Theatre Mirror Reviews - "See What I Wanna See"

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note: entire contents copyright 2006 by Beverly Creasey


I Didn’t See What I Wanted To See

By Beverly Creasey

The Lyric Stage Company is giving Michael John LaChiusa’s “Rashomon” musical, SEE WHAT I WANNA SEE its best shot---with stirring performances by Brendan McNabb, Andrew Giordano, June Baboian, Aimee Doherty and Andrew Schufman. The whole experience, however, sent my mind reeling in other directions.

The BeeGees had a hit in the ‘70s with an extremely strange song called “I Started a Joke” [that started the whole world crying]. I suspect Mr. LaChiusa is a BeeGees fan because the whole of Act II hinges on a “joke” started by a disillusioned priest who keeps repeating the BeeGees line. I know. I know. The program says the “joke” is based on a short story by Ryunosuke Akutagawa but I blame the Gibbs!

Act II is infinitely better than Act I because it is linear and melodic and compelling. It’s even funny and best of all, it has no operatic pretensions. Act I is dissonant just for its own sake, the way atonal “new music” tries so hard to forsake beauty. LaChiusa begins Act I with chords which suggest the Japanese theme of the Kurosawa film, then abandons them to a Philip Glass-Hans Werner Henze-ish headache of a hodgepodge.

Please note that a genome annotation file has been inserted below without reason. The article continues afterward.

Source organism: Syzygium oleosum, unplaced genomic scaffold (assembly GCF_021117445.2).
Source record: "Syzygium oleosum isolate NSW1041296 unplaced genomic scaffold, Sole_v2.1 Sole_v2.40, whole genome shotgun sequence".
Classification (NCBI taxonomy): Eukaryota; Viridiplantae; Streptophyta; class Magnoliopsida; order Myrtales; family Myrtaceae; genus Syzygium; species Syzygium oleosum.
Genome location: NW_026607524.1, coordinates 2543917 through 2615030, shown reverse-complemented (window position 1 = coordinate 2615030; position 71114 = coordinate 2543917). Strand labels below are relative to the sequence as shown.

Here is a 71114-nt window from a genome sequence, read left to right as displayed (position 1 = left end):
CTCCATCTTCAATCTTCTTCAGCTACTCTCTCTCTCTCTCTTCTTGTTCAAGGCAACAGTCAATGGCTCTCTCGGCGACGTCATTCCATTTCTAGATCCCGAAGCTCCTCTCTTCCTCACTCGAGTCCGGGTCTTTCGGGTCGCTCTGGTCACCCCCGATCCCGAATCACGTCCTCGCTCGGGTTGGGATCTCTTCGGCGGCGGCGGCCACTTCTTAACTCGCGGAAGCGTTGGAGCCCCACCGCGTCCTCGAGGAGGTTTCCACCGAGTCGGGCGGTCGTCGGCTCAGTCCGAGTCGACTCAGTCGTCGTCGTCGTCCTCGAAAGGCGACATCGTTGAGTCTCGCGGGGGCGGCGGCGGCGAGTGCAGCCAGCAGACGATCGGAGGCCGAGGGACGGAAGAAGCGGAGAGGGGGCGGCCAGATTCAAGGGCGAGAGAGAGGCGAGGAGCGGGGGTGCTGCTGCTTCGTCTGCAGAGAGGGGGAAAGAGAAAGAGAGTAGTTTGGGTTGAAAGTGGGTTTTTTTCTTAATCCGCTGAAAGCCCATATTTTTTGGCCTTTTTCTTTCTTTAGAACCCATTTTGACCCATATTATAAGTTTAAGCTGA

The “Rashomon” story of rape and murder is seen from many angles: from each of the characters’ perspectives as well as from ours so that one cannot tell the truth from the lie. The costumes (by Rafael Jean) are ravishing, from the elaborate silk dragon kimonos to Baby’s gorgeous sea foam green ‘50s cocktail dress. Brynna Bloomfield’s cool, hammered bronze Tokoyo gate catches Karen Perlow’s light in its concavities, then it miraculously mimics trees when we are told we’re in Central Park. Stephen Terrell’s choreographed direction for the Japanese scenes is breathtakingly lovely. Even the slow motion murder blows are choreographed (by Meron Langsner).

Jonathan Goldberg’s orchestra traverses the minefield of LaChiusa’s score bravely and Goldberg gets polished singing from the ensemble with highlights from June Baboan as Aunt Monica delivering “The Greatest Practical Joke” and from Andrew Goirdano as the CPA hitting a high “G” in the Central Park aria. So what do I know about truth. This is just an opinion. As the medium with “psychic interruptus” tells us, “Only the dead tell the truth.” SEE WHAT I WANNA SEE plays through Feb. 3rd.

"See What I Wanna See" (5 January - 3 February)
THE LYRIC STAGE OF BOSTON INC.A>
140 Clarendon Street, BOSTON MA
1(617)585-5678

THE THEATER MIRROR, New England's LIVE Theater Guide

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